This kind of AT&T home-Internet problem is nothing new. Back in 2015, we wrote about a family in Georgia that couldn’t get AT&T Internet at a home they bought even though their neighbors and the home’s previous owners had service. AT&T said it didn’t have enough capacity to hook up additional customers.

Continue Reading

Biz & IT

Saudi Aramco confirms data leak after $50 million cyber ransom demand

Published

on

Enlarge / The Hawiyah Natural Gas Liquids Recovery Plant, operated by Saudi Aramco, in Hawiyah, Saudi Arabia, on Monday, June 28, 2021.

Bloomberg | Getty Images

Saudi Aramco, the world’s largest oil producer, confirmed on Wednesday that some of its company files had been leaked via a contractor, after a cyber extortionist claimed to have seized troves of its data last month and demanded a $50 million ransom from the company.

Aramco said in a statement that it had “recently become aware of the indirect release of a limited amount of company data which was held by third-party contractors.” The oil company did not name the supplier or explain how the data were compromised.

“We confirm that the release of data was not due to a breach of our systems, has no impact on our operations, and the company continues to maintain a robust cyber security posture,” Aramco added.

The statement came after a hacker claimed on the dark web that they had stolen 1 terabyte of Aramco’s data, according to a post from June 23 seen by the Financial Times. The hacker said it had obtained information on the location of oil refineries, as well as payroll files and confidential client and employee data.

In another post, the perpetrator offered to delete the data if Aramco paid up $50 million in a niche cryptocurrency Monero, which is particularly difficult for authorities to trace. The post also offered prospective buyers the chance to purchase the data for about $5 million.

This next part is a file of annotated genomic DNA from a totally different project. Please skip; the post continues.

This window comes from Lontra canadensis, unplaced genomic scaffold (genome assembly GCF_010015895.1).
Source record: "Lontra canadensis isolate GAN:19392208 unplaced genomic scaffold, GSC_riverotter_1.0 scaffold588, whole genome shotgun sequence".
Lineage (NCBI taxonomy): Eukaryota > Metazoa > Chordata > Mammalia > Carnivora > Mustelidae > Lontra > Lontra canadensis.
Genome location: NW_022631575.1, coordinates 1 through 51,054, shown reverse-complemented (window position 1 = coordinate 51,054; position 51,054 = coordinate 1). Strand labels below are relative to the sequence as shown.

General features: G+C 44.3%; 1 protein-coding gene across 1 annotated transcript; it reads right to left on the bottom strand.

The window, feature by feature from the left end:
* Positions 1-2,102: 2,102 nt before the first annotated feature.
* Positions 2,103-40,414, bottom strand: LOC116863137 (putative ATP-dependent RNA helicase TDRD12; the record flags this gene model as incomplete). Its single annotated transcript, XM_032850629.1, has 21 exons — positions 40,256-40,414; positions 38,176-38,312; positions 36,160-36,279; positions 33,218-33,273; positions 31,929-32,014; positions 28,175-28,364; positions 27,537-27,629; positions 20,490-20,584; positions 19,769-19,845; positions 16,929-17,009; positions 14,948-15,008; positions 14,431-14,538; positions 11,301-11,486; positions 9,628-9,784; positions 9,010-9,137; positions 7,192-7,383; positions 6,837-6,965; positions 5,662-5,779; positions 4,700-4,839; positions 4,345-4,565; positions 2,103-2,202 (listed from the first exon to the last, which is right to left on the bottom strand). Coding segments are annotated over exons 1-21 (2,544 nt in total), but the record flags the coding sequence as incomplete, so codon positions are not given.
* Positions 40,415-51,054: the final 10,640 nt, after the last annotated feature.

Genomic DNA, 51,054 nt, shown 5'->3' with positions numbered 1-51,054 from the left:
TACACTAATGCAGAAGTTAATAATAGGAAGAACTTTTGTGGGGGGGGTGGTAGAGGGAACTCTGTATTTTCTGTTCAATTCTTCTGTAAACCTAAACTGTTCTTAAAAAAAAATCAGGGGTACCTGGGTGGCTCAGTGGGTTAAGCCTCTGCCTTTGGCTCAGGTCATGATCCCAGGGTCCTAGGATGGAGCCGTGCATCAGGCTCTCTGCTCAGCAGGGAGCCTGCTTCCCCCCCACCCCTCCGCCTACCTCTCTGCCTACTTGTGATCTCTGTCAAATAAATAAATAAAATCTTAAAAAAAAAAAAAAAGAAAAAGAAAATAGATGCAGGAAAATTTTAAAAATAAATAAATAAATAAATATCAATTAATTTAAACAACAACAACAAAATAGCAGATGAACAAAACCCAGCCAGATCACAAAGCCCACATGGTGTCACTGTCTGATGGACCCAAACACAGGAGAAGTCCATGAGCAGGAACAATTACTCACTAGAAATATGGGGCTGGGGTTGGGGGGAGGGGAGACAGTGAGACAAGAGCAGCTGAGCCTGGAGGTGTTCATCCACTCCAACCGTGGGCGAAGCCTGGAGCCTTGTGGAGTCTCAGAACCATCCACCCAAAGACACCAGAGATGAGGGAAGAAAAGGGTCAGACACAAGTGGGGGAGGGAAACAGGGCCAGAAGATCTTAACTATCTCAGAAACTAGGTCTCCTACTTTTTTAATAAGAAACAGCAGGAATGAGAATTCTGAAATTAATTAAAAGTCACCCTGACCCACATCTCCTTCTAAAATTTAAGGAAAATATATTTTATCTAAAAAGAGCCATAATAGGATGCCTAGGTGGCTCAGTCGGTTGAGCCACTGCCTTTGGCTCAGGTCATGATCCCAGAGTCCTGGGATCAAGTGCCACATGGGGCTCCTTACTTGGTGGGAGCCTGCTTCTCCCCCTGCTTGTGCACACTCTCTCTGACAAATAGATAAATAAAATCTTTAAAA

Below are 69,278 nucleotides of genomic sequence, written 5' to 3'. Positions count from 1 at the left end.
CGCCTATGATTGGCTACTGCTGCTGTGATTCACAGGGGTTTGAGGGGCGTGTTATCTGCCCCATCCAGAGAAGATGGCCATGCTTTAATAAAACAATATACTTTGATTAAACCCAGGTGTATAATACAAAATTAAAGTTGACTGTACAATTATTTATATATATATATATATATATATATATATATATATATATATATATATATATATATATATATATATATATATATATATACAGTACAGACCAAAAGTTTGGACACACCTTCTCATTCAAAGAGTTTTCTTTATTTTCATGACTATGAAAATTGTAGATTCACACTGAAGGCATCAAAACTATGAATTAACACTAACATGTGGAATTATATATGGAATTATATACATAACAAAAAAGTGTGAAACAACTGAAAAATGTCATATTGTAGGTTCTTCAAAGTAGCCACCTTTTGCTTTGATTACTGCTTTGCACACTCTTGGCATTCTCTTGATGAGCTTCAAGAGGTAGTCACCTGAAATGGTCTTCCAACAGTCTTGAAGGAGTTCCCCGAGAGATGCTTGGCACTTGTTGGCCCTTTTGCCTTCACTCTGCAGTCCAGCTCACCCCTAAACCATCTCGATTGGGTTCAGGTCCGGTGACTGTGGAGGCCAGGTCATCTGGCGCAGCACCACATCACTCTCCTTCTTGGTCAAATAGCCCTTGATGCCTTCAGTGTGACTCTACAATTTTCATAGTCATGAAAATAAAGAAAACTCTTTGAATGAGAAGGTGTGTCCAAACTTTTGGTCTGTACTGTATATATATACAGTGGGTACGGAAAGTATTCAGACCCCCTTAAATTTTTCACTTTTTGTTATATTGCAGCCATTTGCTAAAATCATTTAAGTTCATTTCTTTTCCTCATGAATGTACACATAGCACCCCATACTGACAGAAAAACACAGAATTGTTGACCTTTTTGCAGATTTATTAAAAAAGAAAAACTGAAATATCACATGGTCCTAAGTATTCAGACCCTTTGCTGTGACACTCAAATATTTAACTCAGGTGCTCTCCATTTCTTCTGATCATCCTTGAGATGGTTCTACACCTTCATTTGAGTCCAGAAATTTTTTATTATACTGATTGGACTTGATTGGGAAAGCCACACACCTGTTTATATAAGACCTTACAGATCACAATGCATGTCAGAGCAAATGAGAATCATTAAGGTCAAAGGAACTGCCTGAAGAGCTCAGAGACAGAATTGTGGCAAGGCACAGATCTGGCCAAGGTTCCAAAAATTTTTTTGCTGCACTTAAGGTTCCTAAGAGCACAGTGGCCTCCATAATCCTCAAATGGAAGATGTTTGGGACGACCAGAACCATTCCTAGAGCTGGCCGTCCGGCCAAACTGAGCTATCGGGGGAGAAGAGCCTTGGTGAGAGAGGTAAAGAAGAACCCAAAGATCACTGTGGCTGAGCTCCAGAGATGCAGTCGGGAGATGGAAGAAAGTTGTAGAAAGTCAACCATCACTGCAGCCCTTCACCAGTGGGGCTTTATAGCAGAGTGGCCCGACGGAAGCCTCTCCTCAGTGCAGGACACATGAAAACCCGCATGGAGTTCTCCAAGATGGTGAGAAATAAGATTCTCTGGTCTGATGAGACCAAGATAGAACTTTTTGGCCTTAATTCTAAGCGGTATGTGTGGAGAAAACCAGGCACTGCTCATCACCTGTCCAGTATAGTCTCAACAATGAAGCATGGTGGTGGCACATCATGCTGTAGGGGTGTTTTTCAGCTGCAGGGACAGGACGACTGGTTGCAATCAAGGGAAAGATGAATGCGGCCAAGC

The oil giant has the capacity to pump more than one in every 10 barrels of crude in the global market and any threats to its security or facilities are closely watched by oil traders and policymakers.

The security vulnerabilities of energy companies and pipelines in particular have fallen under the spotlight recently after the hack of the Colonial Pipeline in the US earlier this year resulted in fuel shortages across the east coast of the country.

It was unclear who was behind the Aramco incident. Cyber researchers noted that the attack did not appear to be part of a ransomware campaign, where hackers use malware to seize a users’ data or computer systems and only release it once a ransom has been paid. Nor did the hacker claim to be part of a known ransomware gang.

Instead, the hacker appeared to have seized a copy of the data without using malware, and set up dark web profiles to telegraph its activities.

Saudi Aramco’s facilities have been targeted in the past by both physical and cyber attacks.

In 2019 the Abqaiq processing facility in the eastern part of the country, which prepares the majority of the kingdom’s crude for export, was hit by a series of missile and drone strikes that the US blamed on Iran. Global oil prices soared until Saudi Arabia was able to reassure markets it could still export enough oil to keep customers well supplied.

In 2012 an alleged cyber attack on Saudi Aramco was also blamed on Iran. Cyber security experts have said this was probably a retaliation for the Stuxnet attack on Iran’s nuclear program, which has been widely attributed to the US and Israel.

The 2012 attack erased data on about three-quarters of Aramco’s computers, according to reports at the time, including files, spreadsheets and emails. They were replaced with an image of a burning US flag.

Saudi Aramco refineries, including the newly opened Jazan facility, which was listed in screenshots of the allegedly leaked data, have also been subject to physical attacks both from drones and missile strikes, which have been claimed by Iran-backed Houthi rebels in Yemen. The Jazan refinery is in Saudi Arabia’s southwest on the Red Sea, not far from the Yemen border.

The extortion attempt was first reported by the Associated Press.

© 2021 The Financial Times Ltd. All rights reserved Not to be redistributed, copied, or modified in any way.

Continue Reading

Trending